Halifax County residents are getting sick of living in a “technological desert,” with broadband service being less-than-adequate for the rural area, according to the Mecklenburg Sun.
According to Clay Stewart, chief operations officer of SCS Broadband, the wireless internet service provider (WISP) tasked with providing broadband internet to Halifax County residents, broadband internet takes many years to establish, especially in a rural area with a vast expanse and relatively small population. However, residents’ patience with building towers, and postponing the rollout of service is wearing thin, reported the Mecklenburg Sun.
“When did we need broadband? Yesterday,” said J.T. Davis, chair of the Halifax County Board of Supervisors’ broadband committee.
The Board of Supervisors is expected to ratify agreements tied to a $231,108 state grant, money that has been provided to Halifax County to install broadband network equipment on four tower locations. The grant issued by Virginia Telecommunications Initiative (VATI), covers four towers in Volens, Nathalie, Turbeville, and Virgilina, reported the Mecklenburg Sun. If ratified, this will be the second major grant Halifax County has received for high-speed rural broadband, even though the first phase, using a $206,206 Virginia Tobacco Commission grant plus $100,000 in seed money from the Board of Supervisors, has yet to begin.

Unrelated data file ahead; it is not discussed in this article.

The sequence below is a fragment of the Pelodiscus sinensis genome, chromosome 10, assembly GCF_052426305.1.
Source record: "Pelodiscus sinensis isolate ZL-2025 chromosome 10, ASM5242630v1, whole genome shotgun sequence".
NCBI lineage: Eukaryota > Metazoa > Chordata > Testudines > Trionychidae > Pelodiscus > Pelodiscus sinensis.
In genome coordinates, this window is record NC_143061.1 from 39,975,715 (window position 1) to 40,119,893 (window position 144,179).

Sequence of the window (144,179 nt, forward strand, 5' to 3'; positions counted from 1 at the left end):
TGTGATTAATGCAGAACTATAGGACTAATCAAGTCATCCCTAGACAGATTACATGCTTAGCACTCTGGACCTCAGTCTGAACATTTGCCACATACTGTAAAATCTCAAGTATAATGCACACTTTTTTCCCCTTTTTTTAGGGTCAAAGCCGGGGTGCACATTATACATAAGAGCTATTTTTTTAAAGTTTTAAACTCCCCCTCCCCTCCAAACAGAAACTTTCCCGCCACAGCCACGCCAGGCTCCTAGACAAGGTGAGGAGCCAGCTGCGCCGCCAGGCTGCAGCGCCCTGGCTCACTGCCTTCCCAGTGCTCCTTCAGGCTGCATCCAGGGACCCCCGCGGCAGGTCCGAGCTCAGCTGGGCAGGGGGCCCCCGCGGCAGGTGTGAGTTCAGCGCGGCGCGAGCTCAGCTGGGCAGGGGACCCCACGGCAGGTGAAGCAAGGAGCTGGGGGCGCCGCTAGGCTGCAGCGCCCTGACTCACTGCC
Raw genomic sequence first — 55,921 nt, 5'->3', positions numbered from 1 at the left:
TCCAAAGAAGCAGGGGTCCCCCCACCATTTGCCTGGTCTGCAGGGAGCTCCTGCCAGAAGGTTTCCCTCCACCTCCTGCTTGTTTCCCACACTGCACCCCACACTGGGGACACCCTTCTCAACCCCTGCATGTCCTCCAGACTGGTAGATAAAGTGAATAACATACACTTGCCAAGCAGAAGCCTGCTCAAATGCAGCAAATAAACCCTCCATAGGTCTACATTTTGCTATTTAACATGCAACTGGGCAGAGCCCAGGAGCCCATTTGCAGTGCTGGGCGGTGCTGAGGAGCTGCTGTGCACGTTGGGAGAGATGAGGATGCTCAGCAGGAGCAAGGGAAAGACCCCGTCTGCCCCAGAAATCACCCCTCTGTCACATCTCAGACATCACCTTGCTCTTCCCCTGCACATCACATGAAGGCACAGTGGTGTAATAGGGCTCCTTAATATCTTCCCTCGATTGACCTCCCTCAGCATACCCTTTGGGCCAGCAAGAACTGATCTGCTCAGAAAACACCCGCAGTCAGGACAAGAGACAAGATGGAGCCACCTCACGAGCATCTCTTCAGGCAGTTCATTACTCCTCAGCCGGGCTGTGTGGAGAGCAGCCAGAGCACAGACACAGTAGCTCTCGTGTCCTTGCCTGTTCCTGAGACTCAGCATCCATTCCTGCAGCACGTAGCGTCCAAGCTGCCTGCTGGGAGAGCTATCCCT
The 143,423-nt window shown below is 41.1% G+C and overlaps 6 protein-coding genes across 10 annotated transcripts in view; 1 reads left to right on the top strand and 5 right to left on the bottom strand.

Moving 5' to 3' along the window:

However, once Phase I and Phase II are completed, a projected 3,305 homes and businesses will have access to broadband connectivity of up to 50 megabytes per second (Mbps). Per the VATI grant, towers need to be operational by June 3, 2020, reported the Mecklenburg Sun.
Phase I envisions the activation of six, 190-foot tall towers, but where the six towers will be located remains undecided as site availability has been an issue. Phase II predicts activation of four additional, 190-foot towers, which will bring the total number to ten. Along with the tower sites, the plan further calls for the addition of eight “community poles,” that will boost signals in neighborhood clusters.
Although the grant money is available for both phases, challenges have arisen, causing delays. According to Davis, SCS Broadband is a small company that is working with numerous counties around Virginia to provide rural broadband. He notes the company is understaffed but said it was the best partner suited to provide rural service.
Halifax officials have also encountered a greater need to lease private towers, which has its challenges. Cell phone companies own some of the towers, others are controlled by individual landowners, and it has taken time to negotiate rights to these facilities, which has prolonged the rollout, reported the Sun.
Another challenge has been the weather, with record rainfall. “It was the worst year in the world to get towers loaded. You usually get 103 or 104 rain days in a year. It was 178 in 2018,” Stewart said.
SCS has also run into delays due to the federal government shutdown at the end of 2018, spilling over into the start of 2019, according to Stewart. Once the shutdown was over, it took months for the FCC to begin clearing out a backlog of communication tower requests.
“Within a year from now I would anticipate all ten towers and eight community data poles are online,” said County Administrator Scott Simpson.
June 5, 2019